Power 208.5kW @ 5000rpm
Torque 420Nm @ 3700rpm
Gearbox 3-speed floor-shift manual
Suspension Independent with torsion bars (f); live axle, semi-elliptic leaf springs (r)
Brakes 11-inch discs (f) 9-inch drums (r)
1970 PLYMOUTH HEMI CUDA Engine 6974cc V8 with twin Carter 4-barrel carbs
Power 317kW @ 5000rpm
Torque 664Nm @4000rpm
Gearbox 3-speed HD Torqueflite 727 auto
Suspension Independent with torsion bars(f); live axle, semi-elliptic leaf springs (r)
Brakes 11-inch discs (f) 11-inch finned drums (r)
“It’s known everywhere as Leo.”
So what exactly did Leo the human do with Leo the car? “Graeme met Leo to buy the car in NSW. It was explained that it was his special events car, he flogged the daylights out of it. It was pretty rough at that stage. It didn’t have the correct diff any more because it had been blown up; The gearbox had been blown up, the engine needed rebuilding, it had been left outside. I mean seriously, who wanted an R/T Charger in the eighties and nineties? Nobody. You couldn’t give them away!” he said.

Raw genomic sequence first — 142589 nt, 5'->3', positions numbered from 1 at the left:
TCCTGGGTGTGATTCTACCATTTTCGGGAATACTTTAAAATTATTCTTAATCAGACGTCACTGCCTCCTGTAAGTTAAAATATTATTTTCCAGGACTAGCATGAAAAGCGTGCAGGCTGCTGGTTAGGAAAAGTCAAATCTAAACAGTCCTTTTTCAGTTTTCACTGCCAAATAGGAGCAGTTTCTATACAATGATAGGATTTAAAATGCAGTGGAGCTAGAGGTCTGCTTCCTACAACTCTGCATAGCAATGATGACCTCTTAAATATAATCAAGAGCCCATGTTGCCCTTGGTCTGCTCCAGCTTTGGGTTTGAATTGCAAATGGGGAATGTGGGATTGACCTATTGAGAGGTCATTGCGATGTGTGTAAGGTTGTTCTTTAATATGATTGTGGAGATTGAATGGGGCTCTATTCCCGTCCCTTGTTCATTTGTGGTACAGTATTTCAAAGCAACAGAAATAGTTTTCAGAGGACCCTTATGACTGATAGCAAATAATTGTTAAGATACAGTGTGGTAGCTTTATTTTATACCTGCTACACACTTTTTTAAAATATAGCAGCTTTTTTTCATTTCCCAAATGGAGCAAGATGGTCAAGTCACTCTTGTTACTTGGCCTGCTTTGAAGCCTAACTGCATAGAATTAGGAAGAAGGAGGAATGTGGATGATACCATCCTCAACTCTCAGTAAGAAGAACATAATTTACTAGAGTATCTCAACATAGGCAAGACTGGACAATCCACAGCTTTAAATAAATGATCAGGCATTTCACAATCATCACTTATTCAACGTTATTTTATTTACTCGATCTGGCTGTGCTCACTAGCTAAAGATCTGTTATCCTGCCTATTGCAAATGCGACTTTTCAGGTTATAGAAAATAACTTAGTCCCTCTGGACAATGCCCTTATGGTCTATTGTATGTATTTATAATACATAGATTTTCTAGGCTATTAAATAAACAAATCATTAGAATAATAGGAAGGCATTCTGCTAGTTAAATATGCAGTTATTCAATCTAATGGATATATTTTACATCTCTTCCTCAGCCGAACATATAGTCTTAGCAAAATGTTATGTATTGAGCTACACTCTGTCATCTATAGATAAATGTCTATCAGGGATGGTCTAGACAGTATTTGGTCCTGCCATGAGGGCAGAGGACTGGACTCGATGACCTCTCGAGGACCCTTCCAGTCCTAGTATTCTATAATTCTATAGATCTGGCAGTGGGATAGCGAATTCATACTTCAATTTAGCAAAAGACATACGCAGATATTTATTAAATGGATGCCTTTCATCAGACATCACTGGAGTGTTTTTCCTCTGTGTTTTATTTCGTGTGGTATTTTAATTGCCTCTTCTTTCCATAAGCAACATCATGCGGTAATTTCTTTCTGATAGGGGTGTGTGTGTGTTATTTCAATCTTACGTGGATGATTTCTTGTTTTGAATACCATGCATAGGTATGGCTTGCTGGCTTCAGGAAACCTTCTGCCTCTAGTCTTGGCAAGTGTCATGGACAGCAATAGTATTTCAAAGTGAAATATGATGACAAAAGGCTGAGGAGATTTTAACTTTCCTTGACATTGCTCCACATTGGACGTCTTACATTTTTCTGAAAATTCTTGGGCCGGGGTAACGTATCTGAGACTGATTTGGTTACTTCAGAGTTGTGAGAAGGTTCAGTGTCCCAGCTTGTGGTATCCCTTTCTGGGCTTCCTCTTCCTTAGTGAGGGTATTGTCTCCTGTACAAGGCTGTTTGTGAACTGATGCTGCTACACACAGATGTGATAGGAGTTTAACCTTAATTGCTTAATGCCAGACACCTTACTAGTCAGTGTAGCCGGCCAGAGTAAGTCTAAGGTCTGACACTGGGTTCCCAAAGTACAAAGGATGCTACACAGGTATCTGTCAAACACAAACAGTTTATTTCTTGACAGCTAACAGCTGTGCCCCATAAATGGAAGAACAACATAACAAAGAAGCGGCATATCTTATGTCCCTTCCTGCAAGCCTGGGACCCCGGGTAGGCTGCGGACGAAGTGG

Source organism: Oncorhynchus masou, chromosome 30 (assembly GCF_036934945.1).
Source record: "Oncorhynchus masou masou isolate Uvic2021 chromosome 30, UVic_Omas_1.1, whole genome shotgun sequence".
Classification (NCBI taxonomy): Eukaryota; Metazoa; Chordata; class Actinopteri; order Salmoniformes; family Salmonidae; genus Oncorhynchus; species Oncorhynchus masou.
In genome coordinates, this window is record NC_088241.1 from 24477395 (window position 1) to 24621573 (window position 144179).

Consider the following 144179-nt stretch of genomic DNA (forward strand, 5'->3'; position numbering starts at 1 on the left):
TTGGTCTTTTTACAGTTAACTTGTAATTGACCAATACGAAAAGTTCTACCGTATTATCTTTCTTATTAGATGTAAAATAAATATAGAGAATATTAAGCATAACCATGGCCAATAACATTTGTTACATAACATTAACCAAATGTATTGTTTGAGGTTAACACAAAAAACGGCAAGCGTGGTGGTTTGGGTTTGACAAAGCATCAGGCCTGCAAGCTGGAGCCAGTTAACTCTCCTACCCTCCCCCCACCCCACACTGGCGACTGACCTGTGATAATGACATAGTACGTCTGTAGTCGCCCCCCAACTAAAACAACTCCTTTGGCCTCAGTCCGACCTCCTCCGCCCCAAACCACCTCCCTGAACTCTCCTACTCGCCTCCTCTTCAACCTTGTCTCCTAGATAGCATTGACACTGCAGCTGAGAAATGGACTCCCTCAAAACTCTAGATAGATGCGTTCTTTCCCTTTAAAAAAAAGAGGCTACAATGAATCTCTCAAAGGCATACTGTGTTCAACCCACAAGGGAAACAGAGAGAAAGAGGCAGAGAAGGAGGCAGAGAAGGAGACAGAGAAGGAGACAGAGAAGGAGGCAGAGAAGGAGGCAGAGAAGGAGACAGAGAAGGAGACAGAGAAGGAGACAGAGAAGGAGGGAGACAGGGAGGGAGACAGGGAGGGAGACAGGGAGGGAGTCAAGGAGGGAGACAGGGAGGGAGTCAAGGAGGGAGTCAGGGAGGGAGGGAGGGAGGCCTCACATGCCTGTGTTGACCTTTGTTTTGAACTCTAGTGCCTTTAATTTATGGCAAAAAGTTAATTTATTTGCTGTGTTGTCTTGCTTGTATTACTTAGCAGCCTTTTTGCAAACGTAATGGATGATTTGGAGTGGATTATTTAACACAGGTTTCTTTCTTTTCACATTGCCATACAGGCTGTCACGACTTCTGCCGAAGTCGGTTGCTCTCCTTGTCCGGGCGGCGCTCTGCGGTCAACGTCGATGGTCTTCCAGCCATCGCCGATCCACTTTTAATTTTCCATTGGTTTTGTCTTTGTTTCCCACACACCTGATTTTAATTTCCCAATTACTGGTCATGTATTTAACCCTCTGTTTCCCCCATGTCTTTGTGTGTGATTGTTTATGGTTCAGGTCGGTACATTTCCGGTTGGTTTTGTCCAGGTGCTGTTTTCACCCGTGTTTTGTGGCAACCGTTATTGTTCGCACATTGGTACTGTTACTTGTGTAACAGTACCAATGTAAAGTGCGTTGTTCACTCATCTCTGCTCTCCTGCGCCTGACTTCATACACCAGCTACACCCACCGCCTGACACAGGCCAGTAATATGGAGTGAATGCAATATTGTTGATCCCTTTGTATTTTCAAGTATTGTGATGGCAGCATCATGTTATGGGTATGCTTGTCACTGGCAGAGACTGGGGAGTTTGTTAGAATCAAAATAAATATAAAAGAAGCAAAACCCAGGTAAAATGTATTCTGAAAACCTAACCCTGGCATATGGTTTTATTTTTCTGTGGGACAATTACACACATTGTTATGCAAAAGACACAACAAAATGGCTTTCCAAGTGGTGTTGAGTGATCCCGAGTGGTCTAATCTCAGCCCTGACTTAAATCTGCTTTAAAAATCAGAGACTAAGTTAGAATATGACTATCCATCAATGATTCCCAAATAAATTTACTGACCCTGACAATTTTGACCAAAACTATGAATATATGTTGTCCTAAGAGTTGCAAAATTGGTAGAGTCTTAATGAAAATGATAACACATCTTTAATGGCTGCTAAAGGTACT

What’s it like to drive? “It’s a big tank Charger – the Webers are cranky and it’s everything you love about a piece of Australian muscle history,” enthuses Tom.
“So long as you’ve got it rolling faster than 40 miles an hour it’s the best car in the world. It’s quick, it accelerates, it’s good through turns, but in that it is an old 1971 car. Driving here today, I was trying to find 4IP on the old AM radio! Sadly it doesn’t exist any longer, so we had to listen to the soundtrack of the induction of the triple Webers as we’re rolling along.”
You know what I reckon? Half his luck…